One can approach design audience-first (this is the usual mode in commercial design) and develop the creative agenda with that audience in mind. Additionally, creative agendas tend to be layered. Many designers have an intuitive or philosophical agenda, and layered on that for a specific design might be a creative agenda. We are oversimplifying when we use the word "agenda," but I imagine you know that.

1) There are things in this post I agree with and things I don't agree with (which should be clear enough which those are given all the exchanges we've had). HOWEVER...I just want to say that I feel like this is your best and most clear offering to date of all of your posts. This is an extremely good post. Bravo (snobby head nod with wine glass raised)!

2) Only thing I want to pull out from this is the bottom bit because I don't know if I've addressed this directly at any time before:

I hadn't thought about the rudderlessness like this before. On one hand I agree with it. On the other hand if you have a rudder-audience mismatch then your design won't succeed anyway. Well, it can succeed on its own terms - as a piece of craftsmanship - but not in terms of being very widely embraced and enjoyed.

I don't agree with this. The reason why I don't agree with this is because my tastes in TTRPGing are CLEARLY niche. So far as I can tell, the overwhelming % of present TTRPG players are quite happy to (a) be told a good/riveting/interesting story by the GM while they only have fleeting and/or relatively impotent input (compared with other games) on play trajectory (their play is BIG on characterization and pantomime but low on actual volition), (b) be steeped in setting tourism of some variety (particularly if they are attached to a particular setting, its tropes, its NPCs - eg FR), and (c) they're very happy for the deft application of Illusionism (covert GM Force) in order to "keep the story online" (competitive integrity of gamestate trajectory and skilled play be damned)! Rudderless design fundamentally aids this play paradigm.

The Forge calls these player archetypes "Participationists" and the play "Participationism." Its one of the Forges best offerings in my opinion. And my sense is that the gaming world at large is a vast majority of these players. Consequently, it appears that "aversion to Force (and resultant subversion of the competitive integrity of the throughline of the gamestate)" is not a factor in a game "being very widely embraced and enjoyed!"
 

Fenris-77

Small God of the Dozens
I'm not sure how you see circumvent and constrain as markedly different. We aren't speaking at the level of individual actions, but rather the role of mechanics generally. In that sense Baker is spot on. To take your example, turning undead is a place where negotiation is constrained because of the mechanic.
 

pemerton

Legend
There is an interesting tangent here on cheating in tabletop RPGs and it being a significantly different case than cheating in card games. There are, for example, RPGs that actively tell the GM to fudge the rolls which is in my experience universally a sign of the game rules not doing what is intended. And there are cases where the rolls get discarded because there is a massive mismatch between what the players (including the DM) want to do (in such cases normally tell engaging stories with friends, moderated by the rules) and what the rules present them with (instant death out of nowhere).
This relates directly to my quote just upthread from Vincent Baker. Fudging or ignoring rolls is retreating from the mechanical process for establishing who gets to establish the fiction, to direct social negotiation.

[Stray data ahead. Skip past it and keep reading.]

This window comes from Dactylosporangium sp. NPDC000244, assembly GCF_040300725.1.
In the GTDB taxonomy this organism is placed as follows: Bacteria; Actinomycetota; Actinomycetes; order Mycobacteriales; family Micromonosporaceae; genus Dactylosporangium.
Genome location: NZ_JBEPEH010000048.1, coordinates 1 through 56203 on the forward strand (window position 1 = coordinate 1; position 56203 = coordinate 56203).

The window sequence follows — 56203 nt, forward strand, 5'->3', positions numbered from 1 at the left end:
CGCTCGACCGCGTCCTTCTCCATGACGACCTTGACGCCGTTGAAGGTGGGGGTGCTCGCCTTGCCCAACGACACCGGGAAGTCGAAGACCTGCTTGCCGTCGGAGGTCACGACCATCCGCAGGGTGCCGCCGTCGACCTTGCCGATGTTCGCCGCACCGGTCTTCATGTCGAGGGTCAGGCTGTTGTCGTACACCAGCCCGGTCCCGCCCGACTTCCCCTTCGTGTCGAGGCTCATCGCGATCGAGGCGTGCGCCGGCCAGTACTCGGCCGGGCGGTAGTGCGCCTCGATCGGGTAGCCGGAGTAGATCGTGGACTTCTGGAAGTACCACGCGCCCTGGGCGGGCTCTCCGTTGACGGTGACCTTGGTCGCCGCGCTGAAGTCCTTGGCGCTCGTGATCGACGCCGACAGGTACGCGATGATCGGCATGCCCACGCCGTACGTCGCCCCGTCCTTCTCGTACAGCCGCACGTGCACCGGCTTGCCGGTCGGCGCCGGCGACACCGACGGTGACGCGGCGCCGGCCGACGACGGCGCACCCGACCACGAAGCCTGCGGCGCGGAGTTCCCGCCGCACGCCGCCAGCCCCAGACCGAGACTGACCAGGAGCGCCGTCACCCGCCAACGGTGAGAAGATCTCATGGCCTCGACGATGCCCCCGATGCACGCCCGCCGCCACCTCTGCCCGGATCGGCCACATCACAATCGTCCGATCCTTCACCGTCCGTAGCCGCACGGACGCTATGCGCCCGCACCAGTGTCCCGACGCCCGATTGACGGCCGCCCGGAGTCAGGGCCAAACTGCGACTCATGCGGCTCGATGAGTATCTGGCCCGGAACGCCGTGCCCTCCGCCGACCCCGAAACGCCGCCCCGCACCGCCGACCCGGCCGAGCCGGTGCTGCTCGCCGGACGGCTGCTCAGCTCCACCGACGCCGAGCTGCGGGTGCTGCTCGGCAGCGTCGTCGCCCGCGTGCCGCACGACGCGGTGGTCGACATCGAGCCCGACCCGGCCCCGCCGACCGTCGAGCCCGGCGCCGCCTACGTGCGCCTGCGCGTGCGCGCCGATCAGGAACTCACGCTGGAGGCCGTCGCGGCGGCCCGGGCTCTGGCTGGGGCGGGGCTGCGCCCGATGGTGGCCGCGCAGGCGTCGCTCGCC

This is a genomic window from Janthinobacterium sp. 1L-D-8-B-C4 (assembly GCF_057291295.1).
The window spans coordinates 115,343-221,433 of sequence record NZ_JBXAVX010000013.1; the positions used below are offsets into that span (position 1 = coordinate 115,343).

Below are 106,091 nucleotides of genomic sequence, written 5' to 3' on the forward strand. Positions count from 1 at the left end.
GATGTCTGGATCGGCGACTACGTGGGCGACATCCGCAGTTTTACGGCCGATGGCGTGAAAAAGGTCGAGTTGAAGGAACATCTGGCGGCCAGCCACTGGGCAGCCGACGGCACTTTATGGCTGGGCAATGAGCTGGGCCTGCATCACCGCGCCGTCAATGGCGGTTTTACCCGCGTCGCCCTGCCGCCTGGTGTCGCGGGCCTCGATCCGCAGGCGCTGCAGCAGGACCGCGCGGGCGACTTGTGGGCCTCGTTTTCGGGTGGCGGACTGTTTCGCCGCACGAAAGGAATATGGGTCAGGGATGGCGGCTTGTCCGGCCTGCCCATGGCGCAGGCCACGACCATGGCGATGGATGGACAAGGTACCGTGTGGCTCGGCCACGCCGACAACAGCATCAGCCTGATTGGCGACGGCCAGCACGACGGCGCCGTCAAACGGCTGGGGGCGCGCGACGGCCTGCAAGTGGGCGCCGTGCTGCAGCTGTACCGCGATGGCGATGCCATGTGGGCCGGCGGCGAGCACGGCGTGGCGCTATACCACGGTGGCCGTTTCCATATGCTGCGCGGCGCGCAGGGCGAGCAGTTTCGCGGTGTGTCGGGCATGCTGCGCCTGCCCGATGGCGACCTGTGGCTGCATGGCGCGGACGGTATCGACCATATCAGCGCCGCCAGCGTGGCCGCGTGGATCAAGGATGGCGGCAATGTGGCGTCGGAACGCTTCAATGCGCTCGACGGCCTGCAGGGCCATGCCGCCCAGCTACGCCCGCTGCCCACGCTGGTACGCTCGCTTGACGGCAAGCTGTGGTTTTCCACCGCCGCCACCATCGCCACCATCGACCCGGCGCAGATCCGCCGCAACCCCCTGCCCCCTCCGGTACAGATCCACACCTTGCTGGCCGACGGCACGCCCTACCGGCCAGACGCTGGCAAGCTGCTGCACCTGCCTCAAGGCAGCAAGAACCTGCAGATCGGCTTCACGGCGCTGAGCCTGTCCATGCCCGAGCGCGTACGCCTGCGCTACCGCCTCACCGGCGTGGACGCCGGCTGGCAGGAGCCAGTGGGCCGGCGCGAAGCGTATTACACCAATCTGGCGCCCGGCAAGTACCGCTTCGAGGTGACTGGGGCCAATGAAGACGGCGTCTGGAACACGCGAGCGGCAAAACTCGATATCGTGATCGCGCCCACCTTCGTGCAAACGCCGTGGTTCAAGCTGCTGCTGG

Part of the reason for keeping it secret is that it smooths the social process if there is a fig leaf for everyone to hide behind!
 

Umbran

Mod Squad
Staff member
In the early days of RPGing the rules were not complete. This is because (i) assumptions were made about the expectations that would be brought to the game, and/or (ii) the designers simply didn't notice all the rules they were using, and/or (iii) they didn't know how to reduce those rules to writing. And a further important (iv) was that there were received expectations about how to state the role of the referee (received from wargaming and from D&D).

Amen to this. And it isn't really a dig at the authors - in the early days of RPGs... it was early. There was no established experience of how to do this well to draw upon.

What is missing in Traveller is a statement of the overall goal of play ...

So, most years, there's a house con I go to, in which one of the semi-stated goals is to give folks a chance to get a taste of new and different games. In this scenario, the players don't generally have a chance to read the rulebooks, so the GMs give a rules precis.

One GM started adding a statement of "How to find the fun in this game" to his pre-game briefings. And I'll be darned if I don't think most games, even today, could do with some more consideration of this in their introductions.
 

Since I have been in this hobby, there have always been players who were disatisfied with the current mainstream D&D and looked to alternative approaches, and players who, though they may like D&D, also wanted to experience other systems (for about the first fifteen years of play for me the latter was the norm among the people I gamed with). I don't think you need a deep explanation for why people want to seek alternatives like story now and skilled play. I haven't played the WOTC D&D since the first few months of 4e (not regularly anyways). I also don't play video games at all.
 

Umbran

Mod Squad
Staff member
This is where I imagine @Ovinomancer might be opposed, because I think he might say that a "tell stories" agenda is one that can't have a skill construct... skill doesn't apply to telling stories.

At which point every professional author, actor, director, and other form of professional story-teller slowly turn, and give anyone saying that the hairy eyeball. Any time you require human discretionary input to achieve a desired result, there can be skill in providing that input. What that skill looks like will depend on the process and input required, but a person can be skilled at it.
 

clearstream

Be just and fear not...
Supporter